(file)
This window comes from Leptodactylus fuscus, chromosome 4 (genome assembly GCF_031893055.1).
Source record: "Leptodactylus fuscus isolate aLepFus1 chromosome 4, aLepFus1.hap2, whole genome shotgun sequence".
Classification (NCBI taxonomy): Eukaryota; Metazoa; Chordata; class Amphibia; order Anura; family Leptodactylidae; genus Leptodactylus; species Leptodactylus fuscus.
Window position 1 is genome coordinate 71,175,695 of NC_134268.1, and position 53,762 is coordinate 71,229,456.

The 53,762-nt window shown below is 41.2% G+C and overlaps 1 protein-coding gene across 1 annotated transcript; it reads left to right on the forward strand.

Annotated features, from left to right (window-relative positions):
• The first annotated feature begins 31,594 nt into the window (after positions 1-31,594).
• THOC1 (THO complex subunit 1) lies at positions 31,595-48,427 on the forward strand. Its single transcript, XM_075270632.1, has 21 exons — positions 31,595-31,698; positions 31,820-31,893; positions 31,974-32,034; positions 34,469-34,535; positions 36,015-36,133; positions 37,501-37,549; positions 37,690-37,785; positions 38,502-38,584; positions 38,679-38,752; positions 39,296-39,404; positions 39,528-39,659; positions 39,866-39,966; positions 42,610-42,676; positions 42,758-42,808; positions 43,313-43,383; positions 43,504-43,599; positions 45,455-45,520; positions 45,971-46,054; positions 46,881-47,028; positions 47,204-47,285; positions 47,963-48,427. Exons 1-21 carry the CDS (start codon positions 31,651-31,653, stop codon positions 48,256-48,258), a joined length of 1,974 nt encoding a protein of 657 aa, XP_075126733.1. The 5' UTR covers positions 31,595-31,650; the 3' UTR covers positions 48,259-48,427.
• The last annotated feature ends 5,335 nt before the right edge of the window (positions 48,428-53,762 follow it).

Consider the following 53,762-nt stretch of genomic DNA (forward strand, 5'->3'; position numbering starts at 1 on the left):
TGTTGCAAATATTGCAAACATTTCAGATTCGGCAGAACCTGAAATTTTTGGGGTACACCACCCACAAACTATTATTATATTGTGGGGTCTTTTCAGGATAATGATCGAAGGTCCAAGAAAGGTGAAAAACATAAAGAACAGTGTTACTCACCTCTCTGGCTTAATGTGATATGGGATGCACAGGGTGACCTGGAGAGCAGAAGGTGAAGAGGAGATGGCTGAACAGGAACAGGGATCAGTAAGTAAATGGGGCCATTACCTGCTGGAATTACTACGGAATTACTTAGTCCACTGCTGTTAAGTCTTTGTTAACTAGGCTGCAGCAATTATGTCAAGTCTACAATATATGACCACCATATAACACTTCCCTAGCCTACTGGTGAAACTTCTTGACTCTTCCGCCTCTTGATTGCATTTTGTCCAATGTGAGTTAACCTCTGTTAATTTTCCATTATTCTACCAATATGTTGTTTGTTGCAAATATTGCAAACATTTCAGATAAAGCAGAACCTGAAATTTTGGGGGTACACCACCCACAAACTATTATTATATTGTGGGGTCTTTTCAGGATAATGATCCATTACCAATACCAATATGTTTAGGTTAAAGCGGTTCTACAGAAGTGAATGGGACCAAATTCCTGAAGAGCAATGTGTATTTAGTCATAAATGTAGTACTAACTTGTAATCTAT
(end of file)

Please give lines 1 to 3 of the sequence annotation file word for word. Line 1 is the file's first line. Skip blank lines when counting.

This window comes from Leptodactylus fuscus, chromosome 4 (genome assembly GCF_031893055.1).
Source record: "Leptodactylus fuscus isolate aLepFus1 chromosome 4, aLepFus1.hap2, whole genome shotgun sequence".
Classification (NCBI taxonomy): Eukaryota; Metazoa; Chordata; class Amphibia; order Anura; family Leptodactylidae; genus Leptodactylus; species Leptodactylus fuscus.